Why you need a Lasting Powers of Attorney
A recent study carried out by Office of the Public Guardian* concluded that while approximately 40% of the UK population have a Will, only 1% have Lasting Powers of Attorney (LPA) in place.
Many of those surveyed did not know what an LPA is, and those that did, believed that they would never need to set up the documents.
This is quite an alarming statistic, as an LPA is not only a precaution you can put in place to ensure that only people you trust take care of you and your finances if you become unable to do so yourself, but the implications of not having an LPA are costly delays and increased stress for your loved ones at a difficult time.
Chartered Legal Executive, Kat King, sets out the main reasons why everyone should take the time and put in place an LPA right now in her latest article.
Take control of who looks after your affairs
By making LPAs, you get to choose the persons (called Attorneys) who will have the authority to look after your affairs if you are unable to do so yourself. An LPA will ensure that only those who you trust and feel comfortable with will be able to act on your behalf if you were unable, putting you in complete control.
If no LPA is in place and you are unable to deal with your own affairs, an application will have to be made to the Court to appoint someone to act for you. You will have no say in who that person is, and so you could end up with someone who you would not wish to make decisions for you looking after your affairs.
Choose the right people to manage your affairs
Making decisions on behalf of someone who is unable to is difficult and depending on the circumstances this could be hard for loved ones to take on. Therefore, it is important that you choose those who are not only willing, but importantly able to take on the task. For this reason, it is important to appoint people who you trust and will feel comfortable with acting for you.
LPAs cover two separate types of decisions:
- Property & Financial Affairs – this document deals with financial decisions, i.e., operating bank accounts, making investment decisions, liaising with pension providers, paying bills, buying or selling a property; and
- Health & Welfare – this document deals with decisions regarding matters such as medical treatment, what medication should be taken, where you should live, and also includes decisions about life-sustaining treatment.
By putting both types of LPAs, you will be covered both in terms of your financial well-being but also in relation to your health and welfare, giving you complete peace of mind.
Avoid costly Court fees and long delays
As indicated above, if you are unable to deal with your own affairs and you don’t have an LPA in place, an application would have to be made to the Court for a Deputy to be appointed. Deputyship applications are very time consuming, expensive, and complicated.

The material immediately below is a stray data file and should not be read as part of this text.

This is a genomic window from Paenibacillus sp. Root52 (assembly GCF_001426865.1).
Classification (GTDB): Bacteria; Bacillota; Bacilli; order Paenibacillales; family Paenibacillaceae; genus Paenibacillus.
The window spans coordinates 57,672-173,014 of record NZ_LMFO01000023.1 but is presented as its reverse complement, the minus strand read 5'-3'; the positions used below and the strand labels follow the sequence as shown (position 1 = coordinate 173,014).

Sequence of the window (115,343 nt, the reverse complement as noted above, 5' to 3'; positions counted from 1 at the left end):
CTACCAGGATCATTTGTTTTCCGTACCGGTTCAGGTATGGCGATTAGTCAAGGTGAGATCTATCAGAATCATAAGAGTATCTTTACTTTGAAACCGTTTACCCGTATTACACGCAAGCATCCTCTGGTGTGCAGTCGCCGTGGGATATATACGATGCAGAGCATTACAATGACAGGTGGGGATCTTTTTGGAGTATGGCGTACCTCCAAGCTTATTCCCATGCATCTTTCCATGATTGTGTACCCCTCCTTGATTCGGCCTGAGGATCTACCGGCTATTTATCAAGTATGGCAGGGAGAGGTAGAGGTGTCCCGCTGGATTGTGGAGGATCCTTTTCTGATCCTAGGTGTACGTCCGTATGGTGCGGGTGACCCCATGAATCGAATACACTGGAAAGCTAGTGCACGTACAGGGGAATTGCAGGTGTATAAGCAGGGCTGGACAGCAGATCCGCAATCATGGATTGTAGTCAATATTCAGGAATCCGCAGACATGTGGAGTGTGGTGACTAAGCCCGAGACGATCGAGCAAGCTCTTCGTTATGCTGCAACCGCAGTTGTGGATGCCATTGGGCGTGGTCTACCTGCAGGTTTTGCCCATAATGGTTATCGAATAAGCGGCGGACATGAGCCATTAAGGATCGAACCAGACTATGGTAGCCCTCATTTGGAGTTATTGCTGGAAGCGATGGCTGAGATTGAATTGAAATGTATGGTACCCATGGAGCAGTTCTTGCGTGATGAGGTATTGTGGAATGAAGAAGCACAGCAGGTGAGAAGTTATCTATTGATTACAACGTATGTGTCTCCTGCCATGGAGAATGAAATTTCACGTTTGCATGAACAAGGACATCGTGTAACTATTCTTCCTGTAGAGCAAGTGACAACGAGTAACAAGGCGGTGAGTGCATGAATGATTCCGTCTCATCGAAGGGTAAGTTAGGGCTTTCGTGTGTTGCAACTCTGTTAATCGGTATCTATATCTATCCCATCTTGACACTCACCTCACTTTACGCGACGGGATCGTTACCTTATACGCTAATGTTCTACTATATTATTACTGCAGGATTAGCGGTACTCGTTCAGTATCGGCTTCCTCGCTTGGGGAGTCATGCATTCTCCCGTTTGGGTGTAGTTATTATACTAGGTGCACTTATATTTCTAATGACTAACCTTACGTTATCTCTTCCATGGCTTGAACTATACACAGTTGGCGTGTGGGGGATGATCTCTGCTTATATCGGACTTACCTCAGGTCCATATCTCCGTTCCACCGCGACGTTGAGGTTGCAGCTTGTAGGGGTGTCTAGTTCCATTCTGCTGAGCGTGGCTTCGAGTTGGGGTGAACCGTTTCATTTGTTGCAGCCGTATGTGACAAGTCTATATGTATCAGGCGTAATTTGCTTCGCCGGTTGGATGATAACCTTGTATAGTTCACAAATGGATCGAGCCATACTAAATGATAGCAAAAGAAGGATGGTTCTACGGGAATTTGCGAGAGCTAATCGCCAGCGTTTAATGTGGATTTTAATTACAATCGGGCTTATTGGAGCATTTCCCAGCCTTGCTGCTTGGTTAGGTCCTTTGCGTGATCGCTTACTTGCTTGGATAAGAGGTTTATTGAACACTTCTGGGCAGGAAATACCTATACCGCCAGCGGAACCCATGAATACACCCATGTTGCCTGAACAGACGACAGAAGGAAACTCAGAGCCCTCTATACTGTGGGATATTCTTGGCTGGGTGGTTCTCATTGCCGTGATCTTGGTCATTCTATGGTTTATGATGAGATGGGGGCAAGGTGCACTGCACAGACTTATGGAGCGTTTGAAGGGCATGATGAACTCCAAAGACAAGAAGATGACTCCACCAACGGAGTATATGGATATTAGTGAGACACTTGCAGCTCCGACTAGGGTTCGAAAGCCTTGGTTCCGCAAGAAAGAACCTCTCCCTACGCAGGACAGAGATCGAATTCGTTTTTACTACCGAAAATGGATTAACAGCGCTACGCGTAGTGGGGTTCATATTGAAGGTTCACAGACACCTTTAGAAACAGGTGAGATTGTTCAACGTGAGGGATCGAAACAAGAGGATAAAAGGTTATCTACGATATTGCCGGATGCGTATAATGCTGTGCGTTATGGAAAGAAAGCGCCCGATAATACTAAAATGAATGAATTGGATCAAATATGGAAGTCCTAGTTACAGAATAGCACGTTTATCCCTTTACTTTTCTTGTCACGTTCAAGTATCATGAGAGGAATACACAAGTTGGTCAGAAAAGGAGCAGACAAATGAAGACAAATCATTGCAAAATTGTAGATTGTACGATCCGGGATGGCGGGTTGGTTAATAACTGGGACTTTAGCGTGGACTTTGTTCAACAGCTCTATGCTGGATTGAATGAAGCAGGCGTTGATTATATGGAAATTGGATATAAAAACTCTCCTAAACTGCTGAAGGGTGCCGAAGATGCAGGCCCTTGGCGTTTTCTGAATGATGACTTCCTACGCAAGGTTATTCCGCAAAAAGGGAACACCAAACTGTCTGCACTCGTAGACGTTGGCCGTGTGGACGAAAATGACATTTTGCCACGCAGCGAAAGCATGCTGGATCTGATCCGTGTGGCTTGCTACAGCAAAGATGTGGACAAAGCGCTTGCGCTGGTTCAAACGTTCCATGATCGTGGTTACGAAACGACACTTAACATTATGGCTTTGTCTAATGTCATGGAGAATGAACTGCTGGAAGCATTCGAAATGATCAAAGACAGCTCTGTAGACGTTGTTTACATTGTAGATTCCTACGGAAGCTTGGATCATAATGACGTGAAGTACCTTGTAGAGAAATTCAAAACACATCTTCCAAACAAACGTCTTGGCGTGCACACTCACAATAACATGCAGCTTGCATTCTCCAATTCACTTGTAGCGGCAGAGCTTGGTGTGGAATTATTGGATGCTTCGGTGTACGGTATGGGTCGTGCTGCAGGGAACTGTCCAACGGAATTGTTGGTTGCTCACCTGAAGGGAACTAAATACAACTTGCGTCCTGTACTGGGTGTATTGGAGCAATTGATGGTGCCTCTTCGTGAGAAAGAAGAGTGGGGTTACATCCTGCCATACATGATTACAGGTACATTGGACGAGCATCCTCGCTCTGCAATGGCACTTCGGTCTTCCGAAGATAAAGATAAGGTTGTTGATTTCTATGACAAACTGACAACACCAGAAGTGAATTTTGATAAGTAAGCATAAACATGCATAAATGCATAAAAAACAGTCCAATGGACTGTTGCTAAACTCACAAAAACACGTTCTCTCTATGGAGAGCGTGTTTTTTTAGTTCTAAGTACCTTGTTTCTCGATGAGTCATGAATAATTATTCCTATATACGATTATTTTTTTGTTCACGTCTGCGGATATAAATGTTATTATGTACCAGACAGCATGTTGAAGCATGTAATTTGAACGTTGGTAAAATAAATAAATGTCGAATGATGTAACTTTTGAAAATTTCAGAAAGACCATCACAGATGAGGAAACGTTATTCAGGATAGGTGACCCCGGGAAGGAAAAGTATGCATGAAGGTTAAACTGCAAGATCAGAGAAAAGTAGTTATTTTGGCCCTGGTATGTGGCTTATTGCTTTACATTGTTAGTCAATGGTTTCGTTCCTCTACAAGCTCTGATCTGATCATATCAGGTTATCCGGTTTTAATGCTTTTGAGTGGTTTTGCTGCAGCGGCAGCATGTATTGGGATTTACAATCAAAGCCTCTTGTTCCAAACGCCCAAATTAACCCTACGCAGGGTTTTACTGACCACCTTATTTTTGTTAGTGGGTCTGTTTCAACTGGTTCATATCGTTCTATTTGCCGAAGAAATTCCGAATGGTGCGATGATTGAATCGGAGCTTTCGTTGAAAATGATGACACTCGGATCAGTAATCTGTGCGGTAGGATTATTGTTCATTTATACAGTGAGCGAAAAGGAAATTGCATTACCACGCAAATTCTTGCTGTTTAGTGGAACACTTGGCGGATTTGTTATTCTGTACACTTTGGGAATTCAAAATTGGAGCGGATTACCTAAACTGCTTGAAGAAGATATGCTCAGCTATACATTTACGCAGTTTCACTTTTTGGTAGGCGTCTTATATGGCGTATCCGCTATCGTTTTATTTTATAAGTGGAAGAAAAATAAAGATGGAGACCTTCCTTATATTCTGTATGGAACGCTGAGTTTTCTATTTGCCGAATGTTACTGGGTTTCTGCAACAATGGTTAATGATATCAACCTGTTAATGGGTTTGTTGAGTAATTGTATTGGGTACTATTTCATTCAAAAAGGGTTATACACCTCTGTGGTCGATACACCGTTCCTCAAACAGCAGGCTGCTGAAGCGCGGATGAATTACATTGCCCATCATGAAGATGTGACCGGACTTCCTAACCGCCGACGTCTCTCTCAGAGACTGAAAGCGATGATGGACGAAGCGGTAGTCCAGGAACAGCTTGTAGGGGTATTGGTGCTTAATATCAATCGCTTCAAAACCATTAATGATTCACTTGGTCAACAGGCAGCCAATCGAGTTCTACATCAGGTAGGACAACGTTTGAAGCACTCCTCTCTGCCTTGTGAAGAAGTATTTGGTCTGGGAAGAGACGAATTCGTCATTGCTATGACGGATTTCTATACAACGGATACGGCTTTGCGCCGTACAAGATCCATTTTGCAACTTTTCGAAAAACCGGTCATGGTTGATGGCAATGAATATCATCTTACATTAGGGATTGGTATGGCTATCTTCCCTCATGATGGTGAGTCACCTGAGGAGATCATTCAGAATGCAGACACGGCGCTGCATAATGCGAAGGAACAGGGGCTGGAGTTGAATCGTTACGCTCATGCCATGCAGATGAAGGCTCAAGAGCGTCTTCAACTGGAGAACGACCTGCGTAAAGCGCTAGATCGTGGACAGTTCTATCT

A helping hand if you need it
So far as your finances are concerned, while you still have capacity, you could ask your Attorneys to help you with your financial matters, for example, to sign documents for you or speak with your bank, if you can’t do so yourself.
While you still have capacity, your Attorneys can only act on your behalf if you ask them to do so, and with your consent. Only if you lose the ability to make your own decisions would your Attorneys take over making financial decisions for you.
You are never too young for an LPA
Many people think they are too young to make LPAs but none of us know what the future holds and so waiting is risky for everyone regardless of age. LPAs can only be made if you have the necessary mental capacity and if, for whatever reason, that capacity is lost, you will not be able to make LPAs.
LPAs need to be registered with the Court to be valid, and the registration process itself usually takes 8-10 weeks. Therefore, if you do leave making LPAs until such time that they are required (and you still have the necessary mental capacity to put them in place), you will need to wait a few months for the documents to be ready for use and, therefore, delay your Attorneys’ being able to help you.
Peace of mind for you and your loved ones
Think of LPAs as if they were an insurance policy. Once you have made LPAs, and the documents have been registered, you can simply file them away and enjoy the peace of mind that comes with knowing that if anything should happen, they are in place to make things easier for you and for your loved ones.
We insure all aspects of our daily lives in case the ‘worst’ should happen, so why not our ability to make decisions?
To discuss making a Lasting Powers of Attorney or if you have any questions, please get in touch with Kat King on 01749 341805 or email email@example.com.